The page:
Posts Tagged: hollyhocks
This is a time when the garden should be calling to me, because it’s that ‘in-between’ time, when the hills are golden–hued with crisping grasses and the ticks are nearly gone, and the apples are ready for picking. This year my crop of an as-yet-unidentified ‘Delicious’-type variety was bounteous, but since I did not protect against codling moth infestation, and I did not thin the crop, I have too many apples, many of them small, and many of them with an exit hole besmirched with frass. They are edible, but it’s simpler to just cut the apple in half and find the tunnel from the center and cut out the damage. I’ve never enjoyed the apples, but they are very flavorful this year.
With the winter rains about to start, I need to clean up the beds. This involves raking up dead leaves and fallen petals. I wish I could leave it to rot, and add organic material to my soil. But this cool, moist mulch would provide a wonderful cradle for fungal infections. The roses, hollyhocks and peach tree are particularly vulnerable. The roses are susceptible to black spot and rust, and the hollyhocks, which really don’t belong here in California (but I love their tall stalks and bunches of large open blossoms) develop rust so easily. Cleaning up fallen leaves is just plain sensible.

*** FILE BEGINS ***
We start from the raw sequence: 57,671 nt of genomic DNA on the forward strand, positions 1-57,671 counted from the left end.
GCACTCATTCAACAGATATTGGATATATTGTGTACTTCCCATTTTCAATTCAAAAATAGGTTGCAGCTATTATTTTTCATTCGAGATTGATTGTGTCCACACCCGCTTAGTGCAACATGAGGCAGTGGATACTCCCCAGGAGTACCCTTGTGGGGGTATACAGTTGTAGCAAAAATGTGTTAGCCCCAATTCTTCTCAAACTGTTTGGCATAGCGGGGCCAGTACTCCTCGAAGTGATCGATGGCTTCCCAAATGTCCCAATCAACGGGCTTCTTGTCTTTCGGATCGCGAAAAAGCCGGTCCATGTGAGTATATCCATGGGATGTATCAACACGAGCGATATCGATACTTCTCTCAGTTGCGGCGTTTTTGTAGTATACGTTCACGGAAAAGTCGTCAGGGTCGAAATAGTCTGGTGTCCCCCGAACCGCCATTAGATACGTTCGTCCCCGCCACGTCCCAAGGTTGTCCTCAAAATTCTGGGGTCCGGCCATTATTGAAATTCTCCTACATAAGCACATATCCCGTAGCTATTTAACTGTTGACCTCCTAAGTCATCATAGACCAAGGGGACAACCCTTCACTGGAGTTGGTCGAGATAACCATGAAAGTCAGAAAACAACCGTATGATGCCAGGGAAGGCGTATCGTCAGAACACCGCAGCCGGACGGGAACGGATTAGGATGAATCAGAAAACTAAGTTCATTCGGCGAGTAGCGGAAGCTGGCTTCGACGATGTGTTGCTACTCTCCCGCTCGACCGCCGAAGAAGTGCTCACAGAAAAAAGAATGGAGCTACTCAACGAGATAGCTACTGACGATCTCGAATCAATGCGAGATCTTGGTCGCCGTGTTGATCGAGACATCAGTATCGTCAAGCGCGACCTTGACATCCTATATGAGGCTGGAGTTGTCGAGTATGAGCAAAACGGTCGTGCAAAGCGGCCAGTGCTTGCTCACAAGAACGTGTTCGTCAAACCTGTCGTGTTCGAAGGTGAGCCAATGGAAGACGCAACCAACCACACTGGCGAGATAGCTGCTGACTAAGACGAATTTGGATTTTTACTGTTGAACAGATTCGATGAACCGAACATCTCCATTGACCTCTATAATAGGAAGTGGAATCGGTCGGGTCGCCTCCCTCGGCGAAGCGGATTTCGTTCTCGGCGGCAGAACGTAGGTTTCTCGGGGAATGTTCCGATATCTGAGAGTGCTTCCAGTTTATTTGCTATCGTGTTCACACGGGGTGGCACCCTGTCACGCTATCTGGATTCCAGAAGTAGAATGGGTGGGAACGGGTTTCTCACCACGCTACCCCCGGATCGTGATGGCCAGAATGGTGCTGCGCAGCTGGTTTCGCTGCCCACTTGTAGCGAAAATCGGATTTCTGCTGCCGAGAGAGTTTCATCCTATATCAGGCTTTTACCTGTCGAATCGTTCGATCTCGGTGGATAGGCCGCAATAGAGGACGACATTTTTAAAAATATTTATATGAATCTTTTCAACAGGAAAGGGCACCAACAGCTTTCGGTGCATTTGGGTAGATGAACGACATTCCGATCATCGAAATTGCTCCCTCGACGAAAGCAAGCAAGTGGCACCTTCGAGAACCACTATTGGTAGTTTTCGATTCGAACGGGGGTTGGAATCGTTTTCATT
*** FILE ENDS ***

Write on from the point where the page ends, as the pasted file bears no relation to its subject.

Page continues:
As for my peach tree, it is highly susceptible to peach leaf curl. I will clean up fallen leaves and I’ll be spraying the entire tree with a copper-based fungicide in early December, when all the leaves are gone. I’ll be mixing up a new batch (or rather my husband will…). Depending on what I can find, it will be a Bordeaux mixture, or an off-the-shelf product. Either way, I hope it will work. I’ll be replacing this tree in the next few years with a resistant variety, because it seems to be a never-ending battle, it is a very old tree and I do love peaches!
Apple hit with coddling moth. (photo by Riva Flexer)